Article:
International Atomic Energy Agency (IAEA) Director-General Mohamed ElBaradei has said that nuclear safety worldwide is steadily improving but the risk of accidents or malicious acts can never be ruled out and there is no room for complacency.
“Vigilance and continuous improvement are key, both at existing nuclear facilities and at new facilities being planned in a growing number of countries,”
ElBaradei said on opening the meeting of Board of Governors in Vienna recently.
Introducing IAEA’s Nuclear Safety Review for the Year 2008, he said, “The drive to introduce, or expand the use of, nuclear power always needs to be matched by a strong commitment to safety and security as indispensable enablers of nuclear technology.”
He also said that to keep up, the agency must focus on improving its Incident and Emergency Centre to enhance capabilities to respond to a large accident, and must provide more effective support for Member States, especially those who have recently embarked on nuclear power projects.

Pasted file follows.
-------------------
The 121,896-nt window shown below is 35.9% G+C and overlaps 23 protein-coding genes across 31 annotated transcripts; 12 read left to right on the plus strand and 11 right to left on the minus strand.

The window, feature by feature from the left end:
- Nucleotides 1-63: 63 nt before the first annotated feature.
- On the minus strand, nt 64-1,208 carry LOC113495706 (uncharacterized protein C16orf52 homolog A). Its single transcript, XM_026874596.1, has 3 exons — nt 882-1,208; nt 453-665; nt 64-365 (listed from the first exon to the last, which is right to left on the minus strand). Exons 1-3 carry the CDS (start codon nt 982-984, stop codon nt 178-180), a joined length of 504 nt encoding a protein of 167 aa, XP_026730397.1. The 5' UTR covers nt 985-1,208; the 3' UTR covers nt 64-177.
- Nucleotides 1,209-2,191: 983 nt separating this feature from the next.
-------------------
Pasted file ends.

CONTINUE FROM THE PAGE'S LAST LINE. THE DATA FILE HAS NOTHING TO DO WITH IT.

According to the IAEA’s current Nuclear Technology Review, 2008 was the first year since 1955 in which not a single new power reactor came on line. But it saw construction start on of about 10 new reactors which was the highest number since 1985, the year before the Chernobyl accident.
At the same time, growth targets for nuclear power were raised in China and the Russian Federation, and the ending of restrictions on India’s nuclear trade should allow an acceleration of its planned expansion of nuclear power.
In the United States, the Nuclear Regulatory Commission has now received combined licence applications for 26 new reactors, while the Department of Energy submitted a formal application to build and operate the long-planned high-level waste repository at Yucca Mountain in Nevada.
The number of Agency technical cooperation projects on energy planning accelerated this year from 29 to 41 and there were also significant increases in the number of projects on uranium exploration and mining and on introducing nuclear power.
In April, China will host an International Ministerial Conference on Nuclear Energy in the 21st Century, organized by the Agency with the support of the Nuclear Energy Agency (NEA) of the Organisation for Economic Co-operation and Development (OECD), an intergovernmental organisation of industrialised countries.